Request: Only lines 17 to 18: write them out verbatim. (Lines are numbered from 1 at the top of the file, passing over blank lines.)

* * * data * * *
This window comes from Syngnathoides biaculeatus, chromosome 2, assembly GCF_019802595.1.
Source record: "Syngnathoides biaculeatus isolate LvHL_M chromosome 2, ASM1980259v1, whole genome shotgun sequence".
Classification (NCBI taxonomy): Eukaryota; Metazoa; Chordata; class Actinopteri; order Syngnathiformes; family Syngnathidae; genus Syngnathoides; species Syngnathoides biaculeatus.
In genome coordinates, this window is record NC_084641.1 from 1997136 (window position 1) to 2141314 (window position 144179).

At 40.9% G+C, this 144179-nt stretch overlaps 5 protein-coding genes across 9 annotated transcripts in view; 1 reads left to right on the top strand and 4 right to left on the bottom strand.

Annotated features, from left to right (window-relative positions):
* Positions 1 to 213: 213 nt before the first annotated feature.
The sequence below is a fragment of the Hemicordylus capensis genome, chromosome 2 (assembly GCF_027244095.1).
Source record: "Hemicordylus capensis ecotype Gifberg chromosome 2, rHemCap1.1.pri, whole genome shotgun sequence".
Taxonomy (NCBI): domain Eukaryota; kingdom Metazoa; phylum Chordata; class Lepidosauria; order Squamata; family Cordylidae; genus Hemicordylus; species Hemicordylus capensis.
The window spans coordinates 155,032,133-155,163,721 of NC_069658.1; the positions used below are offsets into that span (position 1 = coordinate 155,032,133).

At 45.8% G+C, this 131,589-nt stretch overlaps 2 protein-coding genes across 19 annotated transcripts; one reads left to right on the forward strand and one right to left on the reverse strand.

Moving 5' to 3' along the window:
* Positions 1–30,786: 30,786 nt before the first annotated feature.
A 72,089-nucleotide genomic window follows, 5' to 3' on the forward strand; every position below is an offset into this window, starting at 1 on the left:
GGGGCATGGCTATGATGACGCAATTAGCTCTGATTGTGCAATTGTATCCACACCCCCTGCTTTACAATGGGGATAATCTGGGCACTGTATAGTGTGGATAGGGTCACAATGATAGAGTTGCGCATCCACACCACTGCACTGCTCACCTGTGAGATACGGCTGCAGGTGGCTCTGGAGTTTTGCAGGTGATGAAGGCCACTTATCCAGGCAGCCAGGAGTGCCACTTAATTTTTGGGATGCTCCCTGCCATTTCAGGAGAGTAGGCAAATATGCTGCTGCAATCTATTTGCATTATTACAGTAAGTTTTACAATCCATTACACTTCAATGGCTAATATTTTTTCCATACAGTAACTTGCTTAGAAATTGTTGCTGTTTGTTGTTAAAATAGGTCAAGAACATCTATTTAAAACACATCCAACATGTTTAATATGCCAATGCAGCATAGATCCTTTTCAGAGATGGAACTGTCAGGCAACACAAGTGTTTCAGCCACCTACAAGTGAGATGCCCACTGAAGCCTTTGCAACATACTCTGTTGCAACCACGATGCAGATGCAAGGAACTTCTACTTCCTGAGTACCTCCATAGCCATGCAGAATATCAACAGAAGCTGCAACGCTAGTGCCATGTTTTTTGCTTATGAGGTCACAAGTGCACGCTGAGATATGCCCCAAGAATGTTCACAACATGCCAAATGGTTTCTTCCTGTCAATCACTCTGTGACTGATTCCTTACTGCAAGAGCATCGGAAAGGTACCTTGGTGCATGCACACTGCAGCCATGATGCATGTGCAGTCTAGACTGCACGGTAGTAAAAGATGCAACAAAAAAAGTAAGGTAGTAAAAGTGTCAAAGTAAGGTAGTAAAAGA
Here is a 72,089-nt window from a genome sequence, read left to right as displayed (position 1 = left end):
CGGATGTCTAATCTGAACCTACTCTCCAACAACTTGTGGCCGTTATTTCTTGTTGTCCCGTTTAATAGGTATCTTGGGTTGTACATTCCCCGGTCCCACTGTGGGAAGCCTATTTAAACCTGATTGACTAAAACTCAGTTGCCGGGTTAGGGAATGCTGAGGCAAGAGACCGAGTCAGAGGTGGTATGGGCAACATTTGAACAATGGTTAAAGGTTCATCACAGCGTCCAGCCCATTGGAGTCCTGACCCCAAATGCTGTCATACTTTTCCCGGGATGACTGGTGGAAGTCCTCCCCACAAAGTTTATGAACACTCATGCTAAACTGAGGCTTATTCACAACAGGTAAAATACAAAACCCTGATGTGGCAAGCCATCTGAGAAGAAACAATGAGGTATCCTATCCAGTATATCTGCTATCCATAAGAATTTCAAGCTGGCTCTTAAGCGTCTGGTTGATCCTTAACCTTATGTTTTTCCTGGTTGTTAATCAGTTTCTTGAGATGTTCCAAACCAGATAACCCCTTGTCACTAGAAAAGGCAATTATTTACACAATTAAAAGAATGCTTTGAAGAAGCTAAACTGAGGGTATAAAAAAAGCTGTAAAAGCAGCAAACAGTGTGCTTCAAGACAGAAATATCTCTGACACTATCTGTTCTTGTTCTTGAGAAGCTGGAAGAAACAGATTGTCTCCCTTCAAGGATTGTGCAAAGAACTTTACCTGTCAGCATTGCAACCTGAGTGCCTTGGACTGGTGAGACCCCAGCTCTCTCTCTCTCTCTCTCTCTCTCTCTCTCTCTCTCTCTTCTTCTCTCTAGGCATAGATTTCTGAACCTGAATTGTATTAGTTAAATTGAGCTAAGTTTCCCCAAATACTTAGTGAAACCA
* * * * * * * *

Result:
Here is a 72,089-nt window from a genome sequence, read left to right as displayed (position 1 = left end):
CGGATGTCTAATCTGAACCTACTCTCCAACAACTTGTGGCCGTTATTTCTTGTTGTCCCGTTTAATAGGTATCTTGGGTTGTACATTCCCCGGTCCCACTGTGGGAAGCCTATTTAAACCTGATTGACTAAAACTCAGTTGCCGGGTTAGGGAATGCTGAGGCAAGAGACCGAGTCAGAGGTGGTATGGGCAACATTTGAACAATGGTTAAAGGTTCATCACAGCGTCCAGCCCATTGGAGTCCTGACCCCAAATGCTGTCATACTTTTCCCGGGATGACTGGTGGAAGTCCTCCCCACAAAGTTTATGAACACTCATGCTAAACTGAGGCTTATTCACAACAGGTAAAATACAAAACCCTGATGTGGCAAGCCATCTGAGAAGAAACAATGAGGTATCCTATCCAGTATATCTGCTATCCATAAGAATTTCAAGCTGGCTCTTAAGCGTCTGGTTGATCCTTAACCTTATGTTTTTCCTGGTTGTTAATCAGTTTCTTGAGATGTTCCAAACCAGATAACCCCTTGTCACTAGAAAAGGCAATTATTTACACAATTAAAAGAATGCTTTGAAGAAGCTAAACTGAGGGTATAAAAAAAGCTGTAAAAGCAGCAAACAGTGTGCTTCAAGACAGAAATATCTCTGACACTATCTGTTCTTGTTCTTGAGAAGCTGGAAGAAACAGATTGTCTCCCTTCAAGGATTGTGCAAAGAACTTTACCTGTCAGCATTGCAACCTGAGTGCCTTGGACTGGTGAGACCCCAGCTCTCTCTCTCTCTCTCTCTCTCTCTCTCTCTCTCTCTCTTCTTCTCTCTAGGCATAGATTTCTGAACCTGAATTGTATTAGTTAAATTGAGCTAAGTTTCCCCAAATACTTAGTGAAACCA